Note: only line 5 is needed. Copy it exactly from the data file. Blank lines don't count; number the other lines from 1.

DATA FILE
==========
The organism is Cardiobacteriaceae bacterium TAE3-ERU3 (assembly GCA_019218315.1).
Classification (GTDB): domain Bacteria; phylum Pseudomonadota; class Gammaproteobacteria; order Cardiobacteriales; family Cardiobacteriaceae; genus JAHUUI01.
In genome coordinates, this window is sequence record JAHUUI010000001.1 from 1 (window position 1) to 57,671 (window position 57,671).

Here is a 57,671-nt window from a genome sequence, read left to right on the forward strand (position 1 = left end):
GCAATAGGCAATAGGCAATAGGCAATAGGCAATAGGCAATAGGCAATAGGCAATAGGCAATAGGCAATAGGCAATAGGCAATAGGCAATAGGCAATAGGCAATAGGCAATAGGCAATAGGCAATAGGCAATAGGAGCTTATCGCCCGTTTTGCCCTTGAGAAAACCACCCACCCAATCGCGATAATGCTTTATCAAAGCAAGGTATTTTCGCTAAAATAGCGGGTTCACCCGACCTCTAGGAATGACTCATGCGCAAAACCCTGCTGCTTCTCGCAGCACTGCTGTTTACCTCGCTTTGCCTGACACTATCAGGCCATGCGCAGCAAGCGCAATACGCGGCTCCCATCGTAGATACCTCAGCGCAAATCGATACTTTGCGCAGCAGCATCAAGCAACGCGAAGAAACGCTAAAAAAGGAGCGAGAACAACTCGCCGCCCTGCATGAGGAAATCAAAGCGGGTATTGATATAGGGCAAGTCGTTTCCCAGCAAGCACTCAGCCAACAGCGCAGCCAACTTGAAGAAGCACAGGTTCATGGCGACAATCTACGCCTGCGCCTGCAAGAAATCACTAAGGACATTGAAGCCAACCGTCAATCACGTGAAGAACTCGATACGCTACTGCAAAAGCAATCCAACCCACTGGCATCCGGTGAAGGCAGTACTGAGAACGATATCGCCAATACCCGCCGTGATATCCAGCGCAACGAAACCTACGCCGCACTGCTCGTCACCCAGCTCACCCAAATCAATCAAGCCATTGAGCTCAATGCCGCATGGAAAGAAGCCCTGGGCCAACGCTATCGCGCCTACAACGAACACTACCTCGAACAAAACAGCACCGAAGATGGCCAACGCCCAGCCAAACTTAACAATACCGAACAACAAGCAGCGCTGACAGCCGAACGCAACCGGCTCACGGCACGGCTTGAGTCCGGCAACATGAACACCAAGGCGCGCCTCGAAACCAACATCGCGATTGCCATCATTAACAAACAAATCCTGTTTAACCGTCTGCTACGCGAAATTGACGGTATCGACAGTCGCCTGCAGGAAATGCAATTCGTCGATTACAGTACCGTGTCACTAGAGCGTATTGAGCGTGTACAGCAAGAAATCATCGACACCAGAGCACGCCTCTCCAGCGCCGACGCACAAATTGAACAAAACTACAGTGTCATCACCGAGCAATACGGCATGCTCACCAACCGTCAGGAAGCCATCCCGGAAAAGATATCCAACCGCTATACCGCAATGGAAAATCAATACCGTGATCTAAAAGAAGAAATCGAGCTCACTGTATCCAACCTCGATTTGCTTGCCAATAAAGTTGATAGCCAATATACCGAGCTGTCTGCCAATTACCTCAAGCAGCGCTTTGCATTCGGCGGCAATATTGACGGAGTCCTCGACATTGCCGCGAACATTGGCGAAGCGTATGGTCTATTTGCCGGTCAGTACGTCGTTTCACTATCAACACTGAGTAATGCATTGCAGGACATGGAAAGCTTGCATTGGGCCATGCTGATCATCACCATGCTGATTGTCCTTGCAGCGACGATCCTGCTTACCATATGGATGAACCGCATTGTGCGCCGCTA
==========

GCAATAGGCAATAGGCAATAGGCAATAGGCAATAGGCAATAGGCAATAGGCAATAGGCAATAGGCAATAGGCAATAGGCAATAGGCAATAGGCAATAGGCAATAGGCAATAGGCAATAGGCAATAGGCAATAGGAGCTTATCGCCCGTTTTGCCCTTGAGAAAACCACCCACCCAATCGCGATAATGCTTTATCAAAGCAAGGTATTTTCGCTAAAATAGCGGGTTCACCCGACCTCTAGGAATGACTCATGCGCAAAACCCTGCTGCTTCTCGCAGCACTGCTGTTTACCTCGCTTTGCCTGACACTATCAGGCCATGCGCAGCAAGCGCAATACGCGGCTCCCATCGTAGATACCTCAGCGCAAATCGATACTTTGCGCAGCAGCATCAAGCAACGCGAAGAAACGCTAAAAAAGGAGCGAGAACAACTCGCCGCCCTGCATGAGGAAATCAAAGCGGGTATTGATATAGGGCAAGTCGTTTCCCAGCAAGCACTCAGCCAACAGCGCAGCCAACTTGAAGAAGCACAGGTTCATGGCGACAATCTACGCCTGCGCCTGCAAGAAATCACTAAGGACATTGAAGCCAACCGTCAATCACGTGAAGAACTCGATACGCTACTGCAAAAGCAATCCAACCCACTGGCATCCGGTGAAGGCAGTACTGAGAACGATATCGCCAATACCCGCCGTGATATCCAGCGCAACGAAACCTACGCCGCACTGCTCGTCACCCAGCTCACCCAAATCAATCAAGCCATTGAGCTCAATGCCGCATGGAAAGAAGCCCTGGGCCAACGCTATCGCGCCTACAACGAACACTACCTCGAACAAAACAGCACCGAAGATGGCCAACGCCCAGCCAAACTTAACAATACCGAACAACAAGCAGCGCTGACAGCCGAACGCAACCGGCTCACGGCACGGCTTGAGTCCGGCAACATGAACACCAAGGCGCGCCTCGAAACCAACATCGCGATTGCCATCATTAACAAACAAATCCTGTTTAACCGTCTGCTACGCGAAATTGACGGTATCGACAGTCGCCTGCAGGAAATGCAATTCGTCGATTACAGTACCGTGTCACTAGAGCGTATTGAGCGTGTACAGCAAGAAATCATCGACACCAGAGCACGCCTCTCCAGCGCCGACGCACAAATTGAACAAAACTACAGTGTCATCACCGAGCAATACGGCATGCTCACCAACCGTCAGGAAGCCATCCCGGAAAAGATATCCAACCGCTATACCGCAATGGAAAATCAATACCGTGATCTAAAAGAAGAAATCGAGCTCACTGTATCCAACCTCGATTTGCTTGCCAATAAAGTTGATAGCCAATATACCGAGCTGTCTGCCAATTACCTCAAGCAGCGCTTTGCATTCGGCGGCAATATTGACGGAGTCCTCGACATTGCCGCGAACATTGGCGAAGCGTATGGTCTATTTGCCGGTCAGTACGTCGTTTCACTATCAACACTGAGTAATGCATTGCAGGACATGGAAAGCTTGCATTGGGCCATGCTGATCATCACCATGCTGATTGTCCTTGCAGCGACGATCCTGCTTACCATATGGATGAACCGCATTGTGCGCCGCTA